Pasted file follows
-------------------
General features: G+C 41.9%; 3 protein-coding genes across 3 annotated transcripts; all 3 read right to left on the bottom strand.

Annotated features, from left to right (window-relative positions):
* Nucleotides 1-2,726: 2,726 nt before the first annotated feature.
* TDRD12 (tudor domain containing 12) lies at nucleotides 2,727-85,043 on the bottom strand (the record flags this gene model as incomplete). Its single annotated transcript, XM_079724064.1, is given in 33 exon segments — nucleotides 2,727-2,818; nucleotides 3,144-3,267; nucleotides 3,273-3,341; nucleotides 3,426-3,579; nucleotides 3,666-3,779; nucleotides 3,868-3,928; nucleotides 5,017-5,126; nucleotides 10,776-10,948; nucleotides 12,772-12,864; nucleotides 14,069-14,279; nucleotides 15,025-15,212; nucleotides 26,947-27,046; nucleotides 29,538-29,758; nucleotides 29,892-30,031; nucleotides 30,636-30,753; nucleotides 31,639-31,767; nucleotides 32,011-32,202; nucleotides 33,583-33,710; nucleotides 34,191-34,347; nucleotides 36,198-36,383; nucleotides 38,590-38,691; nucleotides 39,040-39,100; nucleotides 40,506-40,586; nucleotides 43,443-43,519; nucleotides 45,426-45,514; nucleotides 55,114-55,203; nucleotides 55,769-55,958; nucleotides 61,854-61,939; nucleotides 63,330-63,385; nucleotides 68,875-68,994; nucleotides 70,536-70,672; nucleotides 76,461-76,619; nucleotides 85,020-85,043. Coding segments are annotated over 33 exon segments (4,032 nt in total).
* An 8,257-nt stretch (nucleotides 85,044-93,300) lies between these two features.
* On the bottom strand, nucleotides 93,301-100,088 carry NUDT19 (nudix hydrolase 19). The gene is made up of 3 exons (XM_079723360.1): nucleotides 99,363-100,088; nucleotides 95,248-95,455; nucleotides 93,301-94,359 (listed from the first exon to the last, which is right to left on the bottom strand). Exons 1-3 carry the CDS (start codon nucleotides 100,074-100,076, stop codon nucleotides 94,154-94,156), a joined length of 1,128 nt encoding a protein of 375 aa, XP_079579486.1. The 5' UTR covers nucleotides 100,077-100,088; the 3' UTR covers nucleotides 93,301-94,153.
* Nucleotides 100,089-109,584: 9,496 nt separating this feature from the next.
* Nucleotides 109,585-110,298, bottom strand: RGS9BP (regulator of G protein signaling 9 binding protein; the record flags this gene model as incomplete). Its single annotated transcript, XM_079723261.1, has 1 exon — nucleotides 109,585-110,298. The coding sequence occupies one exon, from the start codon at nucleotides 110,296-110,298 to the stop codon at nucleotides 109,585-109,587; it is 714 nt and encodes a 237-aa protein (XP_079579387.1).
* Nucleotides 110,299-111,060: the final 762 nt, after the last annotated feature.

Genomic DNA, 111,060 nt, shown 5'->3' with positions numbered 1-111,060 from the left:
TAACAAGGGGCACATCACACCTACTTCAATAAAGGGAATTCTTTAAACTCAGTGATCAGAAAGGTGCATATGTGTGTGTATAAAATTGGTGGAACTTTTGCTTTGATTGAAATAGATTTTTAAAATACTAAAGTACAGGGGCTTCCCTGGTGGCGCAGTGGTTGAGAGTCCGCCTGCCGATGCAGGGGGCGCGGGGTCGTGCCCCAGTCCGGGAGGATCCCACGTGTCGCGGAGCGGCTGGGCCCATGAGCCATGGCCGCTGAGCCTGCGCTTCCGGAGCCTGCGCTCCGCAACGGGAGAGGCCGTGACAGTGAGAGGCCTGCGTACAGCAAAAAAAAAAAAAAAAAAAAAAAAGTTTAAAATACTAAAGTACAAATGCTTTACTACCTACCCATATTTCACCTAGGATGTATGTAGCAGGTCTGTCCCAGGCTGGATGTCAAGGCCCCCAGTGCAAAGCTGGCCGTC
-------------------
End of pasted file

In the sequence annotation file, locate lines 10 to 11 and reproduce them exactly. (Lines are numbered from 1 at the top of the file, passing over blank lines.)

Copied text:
Genomic DNA, 111,060 nt, shown 5'->3' with positions numbered 1-111,060 from the left:
TAACAAGGGGCACATCACACCTACTTCAATAAAGGGAATTCTTTAAACTCAGTGATCAGAAAGGTGCATATGTGTGTGTATAAAATTGGTGGAACTTTTGCTTTGATTGAAATAGATTTTTAAAATACTAAAGTACAGGGGCTTCCCTGGTGGCGCAGTGGTTGAGAGTCCGCCTGCCGATGCAGGGGGCGCGGGGTCGTGCCCCAGTCCGGGAGGATCCCACGTGTCGCGGAGCGGCTGGGCCCATGAGCCATGGCCGCTGAGCCTGCGCTTCCGGAGCCTGCGCTCCGCAACGGGAGAGGCCGTGACAGTGAGAGGCCTGCGTACAGCAAAAAAAAAAAAAAAAAAAAAAAAGTTTAAAATACTAAAGTACAAATGCTTTACTACCTACCCATATTTCACCTAGGATGTATGTAGCAGGTCTGTCCCAGGCTGGATGTCAAGGCCCCCAGTGCAAAGCTGGCCGTC